The new funding, which will go to municipalities, regional government, and other organisations, was announced of part of the country’s spring budget, announced on Tuesday.

“This will strengthen our ability to resist in both war and peace,” Sweden’s finance minister, Mikael Damberg, said in a press conference. “If the worst happens, it’s important that there is physical protection for the population.”

The government is channelling 91m kronor towards renovating Sweden’s 65,000 bomb shelters, and will also fund the repair the country’s network of emergency sirens, known as Hesa Fredrik, or Hoarse Fredrik, many of which are currently out of order.

Here is The Local’s explainer on the spring budget proposal, and what it could mean for you.

Swedish Vocab: en insats – an input/effort

Court rules that people from Sweden can receive child sickness benefits abroad

Sweden’s highest civil court has ruled that those working from abroad can still receive Sweden’s child sickness benefit, known in Sweden as “Vård av barn”, or more commonly, vab. 

A woman who was working from South Africa was turned down by the Swedish Social Insurance Agency, when she applied to receive payments. The court had decided that she is indeed able to receive the benefit, and has ordered the agency to pay her.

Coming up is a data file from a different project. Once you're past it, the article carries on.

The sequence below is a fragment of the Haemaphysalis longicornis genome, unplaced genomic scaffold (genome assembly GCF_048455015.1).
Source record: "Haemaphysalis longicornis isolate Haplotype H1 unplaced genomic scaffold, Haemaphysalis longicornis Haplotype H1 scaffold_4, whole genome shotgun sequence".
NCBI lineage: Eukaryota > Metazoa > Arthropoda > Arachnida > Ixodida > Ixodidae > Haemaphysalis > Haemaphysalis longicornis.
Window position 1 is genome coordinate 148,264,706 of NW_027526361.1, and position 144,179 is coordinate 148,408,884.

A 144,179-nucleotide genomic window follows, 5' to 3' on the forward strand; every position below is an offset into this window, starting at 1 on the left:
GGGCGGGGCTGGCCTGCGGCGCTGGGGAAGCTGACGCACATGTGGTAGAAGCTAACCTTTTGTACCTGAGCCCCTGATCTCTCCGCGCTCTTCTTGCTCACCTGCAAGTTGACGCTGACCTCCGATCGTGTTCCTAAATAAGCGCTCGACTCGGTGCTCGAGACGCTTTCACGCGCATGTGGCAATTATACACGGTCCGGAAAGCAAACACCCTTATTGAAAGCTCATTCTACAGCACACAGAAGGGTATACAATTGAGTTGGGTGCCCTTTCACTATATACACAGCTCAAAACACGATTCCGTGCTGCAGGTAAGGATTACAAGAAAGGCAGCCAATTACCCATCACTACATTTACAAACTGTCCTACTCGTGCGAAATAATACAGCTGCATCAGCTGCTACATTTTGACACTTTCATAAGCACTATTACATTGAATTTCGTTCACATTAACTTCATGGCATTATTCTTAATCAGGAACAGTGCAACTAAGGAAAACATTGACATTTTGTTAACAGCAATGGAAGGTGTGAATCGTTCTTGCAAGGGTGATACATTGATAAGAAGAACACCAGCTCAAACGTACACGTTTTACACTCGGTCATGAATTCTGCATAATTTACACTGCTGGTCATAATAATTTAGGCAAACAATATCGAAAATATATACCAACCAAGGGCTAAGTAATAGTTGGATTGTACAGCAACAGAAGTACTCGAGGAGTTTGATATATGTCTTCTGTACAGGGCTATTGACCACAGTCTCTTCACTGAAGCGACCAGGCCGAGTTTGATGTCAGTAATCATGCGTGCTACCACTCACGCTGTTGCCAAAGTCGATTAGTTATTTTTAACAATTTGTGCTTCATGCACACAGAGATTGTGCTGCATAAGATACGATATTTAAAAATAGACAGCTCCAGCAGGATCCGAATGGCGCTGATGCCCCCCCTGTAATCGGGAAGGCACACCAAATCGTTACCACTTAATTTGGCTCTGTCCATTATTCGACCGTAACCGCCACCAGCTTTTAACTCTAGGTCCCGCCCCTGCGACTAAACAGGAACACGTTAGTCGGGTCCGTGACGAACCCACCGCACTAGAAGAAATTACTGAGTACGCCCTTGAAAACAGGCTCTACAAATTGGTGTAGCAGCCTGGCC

Swedish Vocab: att neka – to deny 

Three arrested in Malmö in connection with Koran riots   

Three people have been arrested in Malmö on Sunday night after they were seen filling plastic bottles with petrol at a garage, in connection with the riots seen Rosengård on Saturday and Sunday night. 

A large gathering of young men formed around the street of Ramels Väg in the Rosengård neighbourhood, burning copies of the Koran, and police were pummelled with stones. Police used teargas to disperse the crowd, and by 3am on Monday morning, the streets were quiet. 

Eight people were seized by police on Saturday night, and three were arrested on suspicion of “destruction causing public endangerment”. 

“They were seen filling petrol in plastic bottles at a garage. They are suspected of planning to use the petrol-filled bottles as some form of molotov cocktail,” police spokesperson Filip Annas said. 

Swedish Vocab: anhållna – arrested